Alabama QB Bryce Young leads USA TODAY Sports 2021 All-America teams – USA TODAY

As the frontrunner for the Heisman Trophy and the quarterback for the top-ranked team in the country heading into the College Football Playoff, Alabama sophomore Bryce Young was an easy pick to top USA TODAY Sports’ All-America teams for 2021.
Young is joined by two of the three other Heisman finalists in Michigan defensive end Aidan Hutchinson and Pittsburgh quarterback Kenny Pickett. Pickett earned second-team honors ahead of Ohio State’s C.J. Stroud, the fourth finalist for the award.
The All-America teams are heavy on players from the four playoff teams. That includes both cornerbacks from Cincinnati’s top-ranked pass defense, unstoppable Alabama linebacker Will Anderson and Georgia defensive lineman Jordan Davis.
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QB: Bryce Young, Alabama (So.)
Young has thrown 43 touchdowns against four interceptions and been the most consistent quarterback in the Football Bowl Subdivision. He had three Heisman moments in his last three games, throwing for more than 500 yards against Arkansas, keying the comeback against Auburn and then going for 421 yards against Georgia. 
RB: Kenneth Walker III, Michigan State (Jr.)
RB: Breece Hall, Iowa State (Jr.)
Walker (1,636 yards and 18 touchdowns) was briefly the Heisman leader before trailing off as the Spartans lost twice in November. Hall (1,472 yards and 20 touchdowns) is one of the most prolific backs in recent FBS history.
WR: Jordan Addison, Pittsburgh (So.)
WR: Jameson Williams, Alabama (Jr.)
TE: Brock Bowers, Georgia (Fr.)
Addison (17 touchdowns) had an outstanding year as Pickett’s top target for the Panthers. After transferring in from Ohio State, Williams (21.3 yards per catch) quickly built a rapport with Young. Bowers led the Bulldogs in catches (47) and yards (791) and is the only freshman to earn All-America honors.
OL: Evan Neal, Alabama (Jr.)
OL: Zion Johnson, Boston College (Sr.)
OL: Tyler Linderbaum, Iowa (Jr.)
OL: Kenyon Green, Texas A&M (Jr.)
OL: Ikem Okwonu, North Carolina State (So.)
Neal was always reliable as Alabama’s line developed over the course of the regular season. Johnson has been a rock in the middle of the Eagles’ front for his entire career and had his best season as a senior. Linderbaum is the top interior lineman in the country and a bully in the Big Ten. Like Neal with the Tide, Green was the veteran of a rebuilt line and helped A&M overcome key injuries on offense. Okwonu might be the most unheralded player in the country regardless of position.
DL: Aidan Hutchinson, Michigan (Sr.)
DL: Jordan Davis, Georgia (Sr.)
DL: DeMarvin Leal, Texas A&M (Jr.)
DL: Jermaine Johnson, Florida State (Sr.)
Hutchinson (14 sacks) had an all-time season for the Wolverines defined by the way he dominated Ohio State. Davis made an impact that went far beyond the numbers for a defense that looked impenetrable before meeting Alabama. Leal (12.5 tackles for loss) was the star of an A&M defense that ranked seventh in yards allowed per play. A transfer from Georgia, Johnson (11.5 sacks) nearly carried FSU to the postseason and made an impact that will outlast his senior year.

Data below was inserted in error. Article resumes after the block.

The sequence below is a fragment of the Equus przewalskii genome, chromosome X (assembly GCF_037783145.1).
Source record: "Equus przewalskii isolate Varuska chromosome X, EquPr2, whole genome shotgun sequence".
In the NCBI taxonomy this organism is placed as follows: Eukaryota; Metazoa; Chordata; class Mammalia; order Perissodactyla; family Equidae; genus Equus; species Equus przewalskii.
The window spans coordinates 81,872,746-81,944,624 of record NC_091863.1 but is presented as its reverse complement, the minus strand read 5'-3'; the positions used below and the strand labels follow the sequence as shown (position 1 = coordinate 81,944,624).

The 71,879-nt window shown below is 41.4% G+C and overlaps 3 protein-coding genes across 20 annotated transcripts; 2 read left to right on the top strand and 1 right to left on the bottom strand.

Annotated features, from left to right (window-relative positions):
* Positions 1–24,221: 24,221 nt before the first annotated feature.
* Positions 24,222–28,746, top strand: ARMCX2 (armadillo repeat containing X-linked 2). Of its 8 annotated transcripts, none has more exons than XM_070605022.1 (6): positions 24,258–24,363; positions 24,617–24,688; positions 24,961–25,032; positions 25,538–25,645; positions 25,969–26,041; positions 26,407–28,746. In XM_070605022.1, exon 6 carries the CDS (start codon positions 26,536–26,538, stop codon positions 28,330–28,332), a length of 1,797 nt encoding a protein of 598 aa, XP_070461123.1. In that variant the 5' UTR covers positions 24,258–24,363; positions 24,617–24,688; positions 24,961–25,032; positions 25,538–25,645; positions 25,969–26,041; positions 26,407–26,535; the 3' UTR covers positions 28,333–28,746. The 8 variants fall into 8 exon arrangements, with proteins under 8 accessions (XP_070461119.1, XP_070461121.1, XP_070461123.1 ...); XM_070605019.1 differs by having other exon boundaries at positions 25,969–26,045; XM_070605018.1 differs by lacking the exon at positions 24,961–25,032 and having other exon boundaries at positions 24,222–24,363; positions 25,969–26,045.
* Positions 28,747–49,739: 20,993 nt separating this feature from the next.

LB: Nakobe Dean, Georgia (Jr.)
LB: Devin Lloyd, Utah (Jr.)
LB: Will Anderson, Alabama (So.)
Dean (8.5 tackles for loss) was the conductor of the Bulldogs’ defense. Lloyd (22 tackles for loss) stuffed box scores as the most multiple linebacker in the country. Anderson (31.5 tackles for loss and 15.5 sacks) is the most dominant player in college football and in line to be the best Alabama defender of the Nick Saban era.
CB: Ahmad Gardner, Cincinnati (Jr.)
CB: Roger McCreary, Auburn (Sr.)
S: Verone McKinley III, Oregon (So.)
S: Jalen Pitre, Baylor (Sr.)
Quarterbacks simply didn’t test Gardner, and for good reason. McCreary (49 tackles) was a late-blooming prospect who worked his way to first-team all-conference honors and potentially a spot in the first round of the 2022 NFL draft. McKinley led the nation in interceptions (six) and had one of the biggest plays of the year with his late pick to seal a win against Ohio State. Pitre (17.5 tackles for loss) was the defensive player of the year in the Big 12.
K: Caleb Shudak, Iowa (Sr.)
P: Matt Araiza, San Diego State (Sr.)
RET: Marcus Jones, Houston (Sr.)
Shudak made 23 field goals, including 11 of 40 or more yards, and helped Iowa win seven games by 10 or fewer points. Araiza (51.4 yards per punt) has turned punting into must-see TV. Jones was a contender for All-America accolades as a cornerback but lands here for his impact in the return game (four combined touchdowns on punts and kickoffs).
QB: Kenny Pickett, Pittsburgh (Sr.)
RB: Sincere McCormick, Texas-San Antonio (Jr.)
RB: Deuce Vaughn, Kansas State (So.)
WR: David Bell, Purdue (Jr.)
WR: Jerreth Sterns, Western Kentucky (Jr.)
TE: Michael Mayer, Notre Dame (So.)
OL: Darian Kinnard, Kentucky (Sr.)
OL: Connor Galvin, Baylor (Sr.)
OL: Alec Lindstrom, Boston College (Sr.)
OL: Max Mitchell, Louisiana-Lafayette (Jr.)
OL: Nicholas Petit-Frere, Ohio State (Jr.)
DL: Cameron Thomas, San Diego State (Jr.)
DL: George Karlaftis, Purdue (Jr.)
DL: Josh Paschal, Kentucky (Sr.)
DL: Kayvon Thibodeaux, Oregon (Jr.)
LB: Malcolm Rodriguez, Oklahoma State (Sr.)
LB: Leo Chenal, Wisconsin (Jr.)
LB: Nik Bonitto, Oklahoma (Jr.)
CB: Coby Bryant, Cincinnati (Sr.)
CB: Riley Moss, Iowa (Sr.)
S: Kyle Hamilton, Notre Dame (Jr.)
S: Jaquan Brisker, Penn State (Sr.)
K: Jake Moody, Michigan (Sr.)
P: Jordan Stout, Penn State (Sr.)
RET: Britain Covey, Utah (Jr.)


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